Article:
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Opening the Windows of Heaven so Grace Showers Down on us Again: 1% versus the 99%

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I use the backs of my many dissertation drafts for scratch paper. Running off my new German book of 140 pages on them I came across this note that was not  included in my dissertation:

“Here the source is opened through which new creation in terms of human nature pours into our existence from the open windows of heaven. Luther touches this source of all being and new creation twice.”

I thought I should try to find out what I was referring to, because I have dreamt of animals and all creation ascending out of an abyss at corners of a square in a mystical kind of way.

I found it via a footnote, number 333 on page 274 of my dissertation, Sword of the Spirit, Sword of Iron, and it comes from Luther’s reformation of the mass:

Szo hastu nit alleyn die kleynen tropff fruchtlin der mesz/ szondern auch den heubt brünnen des glaubēs/ ausz wilchem quillet und fleusset allis gut/ (Otto Clemen 1: 309:12) (Flugschrift Biv) WA 6:363.30-32

So now you don’t have only a little droplet of the fruit of the mass, but the fountainhead of faith, out of which everything good springs forth and flows. (My translation, cf. LW 35, page 92.)

Page 274 in my dissertation reads as follows:

“The mediating role of priests negated God’s gift in the Mass, by redefining the Mass as their sacrifice. In this way only droplets of grace became available, where a fountainhead of blessings should flow. Not only did the priestly sacrifice interfere with the divine gracious gift, but also with the offerings of the people. Confusing the divine gift with the priestly sacrifice short-circuited the offering of the people from becoming a circulation of grace in the form of spiritual gifts and material benefits for all. The sacrifice of the priest justified channeling the people’s offerings to the spiritual estate, while they should have circulated through the whole community. Where they were given for the needs of the poor, they were received by the churches, monasteries, foundations, and “hospitals,” and now the wrath of God made a war imminent.”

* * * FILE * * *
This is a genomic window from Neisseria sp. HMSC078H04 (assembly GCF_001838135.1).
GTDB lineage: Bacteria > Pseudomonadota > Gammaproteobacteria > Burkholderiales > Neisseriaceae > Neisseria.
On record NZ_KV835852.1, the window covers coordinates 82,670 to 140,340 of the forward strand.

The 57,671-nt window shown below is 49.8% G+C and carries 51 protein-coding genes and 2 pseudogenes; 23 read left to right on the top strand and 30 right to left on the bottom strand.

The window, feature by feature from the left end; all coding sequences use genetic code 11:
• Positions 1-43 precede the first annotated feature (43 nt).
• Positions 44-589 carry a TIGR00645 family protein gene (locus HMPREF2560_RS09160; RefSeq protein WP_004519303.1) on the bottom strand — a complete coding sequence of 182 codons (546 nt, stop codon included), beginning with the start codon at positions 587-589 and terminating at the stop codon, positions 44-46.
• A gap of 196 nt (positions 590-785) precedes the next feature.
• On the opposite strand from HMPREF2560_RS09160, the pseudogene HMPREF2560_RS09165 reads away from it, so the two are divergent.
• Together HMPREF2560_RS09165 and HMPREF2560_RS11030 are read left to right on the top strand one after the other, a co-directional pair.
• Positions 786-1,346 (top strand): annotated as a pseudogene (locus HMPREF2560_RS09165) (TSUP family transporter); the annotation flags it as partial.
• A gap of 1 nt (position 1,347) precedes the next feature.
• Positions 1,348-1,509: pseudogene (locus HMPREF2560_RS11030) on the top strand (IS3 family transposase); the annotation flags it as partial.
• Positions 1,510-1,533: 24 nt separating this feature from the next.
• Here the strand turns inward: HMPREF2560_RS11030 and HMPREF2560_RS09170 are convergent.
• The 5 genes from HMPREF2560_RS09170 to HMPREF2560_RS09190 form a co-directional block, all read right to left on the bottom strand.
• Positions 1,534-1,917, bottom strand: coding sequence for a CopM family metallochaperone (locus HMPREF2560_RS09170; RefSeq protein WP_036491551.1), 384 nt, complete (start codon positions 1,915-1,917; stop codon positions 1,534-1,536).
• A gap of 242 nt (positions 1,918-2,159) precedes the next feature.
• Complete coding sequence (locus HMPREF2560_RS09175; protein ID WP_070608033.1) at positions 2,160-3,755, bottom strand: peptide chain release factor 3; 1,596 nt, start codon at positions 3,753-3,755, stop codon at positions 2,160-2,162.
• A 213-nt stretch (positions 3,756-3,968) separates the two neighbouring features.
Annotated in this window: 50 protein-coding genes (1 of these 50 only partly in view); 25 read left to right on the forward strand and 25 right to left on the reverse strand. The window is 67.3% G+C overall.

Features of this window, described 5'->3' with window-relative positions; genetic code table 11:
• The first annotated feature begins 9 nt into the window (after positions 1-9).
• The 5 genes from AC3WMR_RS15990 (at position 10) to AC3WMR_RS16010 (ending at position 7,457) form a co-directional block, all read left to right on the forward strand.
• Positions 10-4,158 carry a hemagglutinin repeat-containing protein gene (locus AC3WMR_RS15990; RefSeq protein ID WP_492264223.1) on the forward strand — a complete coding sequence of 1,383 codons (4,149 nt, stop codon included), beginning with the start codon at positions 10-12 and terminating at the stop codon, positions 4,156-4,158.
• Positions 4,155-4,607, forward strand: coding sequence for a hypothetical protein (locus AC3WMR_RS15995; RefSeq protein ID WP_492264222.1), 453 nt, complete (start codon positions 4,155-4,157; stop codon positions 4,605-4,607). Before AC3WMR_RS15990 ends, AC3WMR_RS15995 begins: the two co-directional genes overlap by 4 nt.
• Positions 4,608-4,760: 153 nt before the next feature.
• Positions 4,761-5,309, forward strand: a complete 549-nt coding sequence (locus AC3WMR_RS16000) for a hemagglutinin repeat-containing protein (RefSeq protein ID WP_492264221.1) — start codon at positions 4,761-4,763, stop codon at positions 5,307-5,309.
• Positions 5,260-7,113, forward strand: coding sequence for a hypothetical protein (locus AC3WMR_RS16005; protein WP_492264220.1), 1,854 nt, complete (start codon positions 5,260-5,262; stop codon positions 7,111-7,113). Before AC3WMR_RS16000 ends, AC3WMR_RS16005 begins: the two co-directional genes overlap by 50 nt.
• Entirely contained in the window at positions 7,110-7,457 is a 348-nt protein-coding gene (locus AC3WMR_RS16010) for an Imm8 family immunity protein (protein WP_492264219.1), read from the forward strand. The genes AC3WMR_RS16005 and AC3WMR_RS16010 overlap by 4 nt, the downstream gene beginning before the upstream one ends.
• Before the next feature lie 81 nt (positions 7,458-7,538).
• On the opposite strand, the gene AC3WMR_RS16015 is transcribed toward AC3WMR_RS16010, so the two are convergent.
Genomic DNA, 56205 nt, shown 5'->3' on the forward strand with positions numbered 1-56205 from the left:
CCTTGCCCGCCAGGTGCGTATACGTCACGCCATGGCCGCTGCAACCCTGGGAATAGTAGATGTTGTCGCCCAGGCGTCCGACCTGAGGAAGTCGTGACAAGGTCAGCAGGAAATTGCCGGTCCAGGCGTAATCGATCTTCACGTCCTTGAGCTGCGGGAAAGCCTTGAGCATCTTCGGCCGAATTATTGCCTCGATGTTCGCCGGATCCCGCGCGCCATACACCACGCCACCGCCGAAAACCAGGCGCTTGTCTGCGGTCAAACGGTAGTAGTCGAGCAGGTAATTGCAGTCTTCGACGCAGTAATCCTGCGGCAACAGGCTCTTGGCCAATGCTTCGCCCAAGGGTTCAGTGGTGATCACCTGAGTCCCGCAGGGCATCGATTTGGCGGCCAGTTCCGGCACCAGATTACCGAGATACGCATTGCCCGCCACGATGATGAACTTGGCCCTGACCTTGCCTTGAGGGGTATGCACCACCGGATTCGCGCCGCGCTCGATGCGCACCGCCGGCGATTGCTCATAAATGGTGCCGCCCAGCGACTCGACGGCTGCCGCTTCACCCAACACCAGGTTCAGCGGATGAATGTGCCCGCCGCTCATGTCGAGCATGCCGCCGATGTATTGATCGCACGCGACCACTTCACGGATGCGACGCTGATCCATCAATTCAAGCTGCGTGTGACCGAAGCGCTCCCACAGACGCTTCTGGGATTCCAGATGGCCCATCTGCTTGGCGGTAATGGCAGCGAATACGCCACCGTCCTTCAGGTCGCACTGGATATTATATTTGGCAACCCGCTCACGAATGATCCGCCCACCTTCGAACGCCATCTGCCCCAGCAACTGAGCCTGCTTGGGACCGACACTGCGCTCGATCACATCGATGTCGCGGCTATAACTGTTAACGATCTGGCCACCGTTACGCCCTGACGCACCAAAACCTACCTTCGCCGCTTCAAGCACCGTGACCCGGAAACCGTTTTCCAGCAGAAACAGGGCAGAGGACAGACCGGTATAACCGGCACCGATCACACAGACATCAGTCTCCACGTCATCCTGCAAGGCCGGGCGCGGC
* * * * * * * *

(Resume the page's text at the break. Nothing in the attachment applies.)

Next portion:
(CL 1:312:2-17) (pamphlet signature Civ – Cii)  WA 6:366.33-367.12

Luther saw the words of institution, “This is my body, this is my blood, given and shed for you” as the circulation of God’s gifts for the whole community, which one class had detoured so that the lion-share came to them. That is the significance of the mass not being a sacrifice of the priests, but of Jesus Christ for all people. While Holy Communion has been very much compartmentalized and marginalized from the symbolic heart of what should characterize our whole society today, it was still very central to the society of Luther’s day.

Thus my dissertation continues:

In “The New Testament or the Holy Mass,” a very popular pamphlet, Luther is able to express justification-by-faith implications for the Mass, in very simple words, that in the particular historical context of that day became comprehensible to the common people. What could be more understandable than to write that God serves the people, not the people, God; that the Mass is God’s work, and not the good works or sacrifice of the priests; and that the Mass should include a collection for the poor, as well as a distribution of food and goods, so that “There should be no beggars among Christians.”  Thus Luther claims that a spiritual offering is in order, and not the bodily offerings [to the priests] which have gone and become changed into churches, monasteries, “hospitals,” and the wealth of the spiritual estate. This kind of critique was certainly as radical as it was popular, if the numbers of editions of these pamphlets is such an indication, as well as the inability of Luther’s opponents, even to get their pamphlets published.

Just another note I found on the scratch paper:

“Gerald Strauss might have considered that the Reformation did take a very central institution, that is, the church and at least intend a universal democratization of the laity. The Reformation represents an inroad toward democracy, not at all able to fulfill modern expectations. But Strauss gives the impression that Luther’s opponents were more democratic than he and that is very much not so.”

Strauss criticizes Steven Ozment for his intellectual approach to the Reformation implying that the people of the day could not understand what it was about. Luther, however, a priest, committed class-treason, and spoke directly to the people and they understood perfectly well, to put it into today’s language: 1% were commandeering what needed to circulate through the whole community, the 99%. Then the “windows of heaven open” (Malachi 3:10) and not only for the tithe of the church but the taxation of the society for God’s grace to flow into the common-wealth.

Luther exclaimed, “There should be no beggars amongst us!” We have not said, “There should be no homeless amongst us!” and now even millions of middle class people are losing their homes.

May God’s gift, the life of Christ sacrificed for us, fill us with love and sharing so God once again opens the windows of heaven.

Praise God from whom all blessing flow! All creatures here below!


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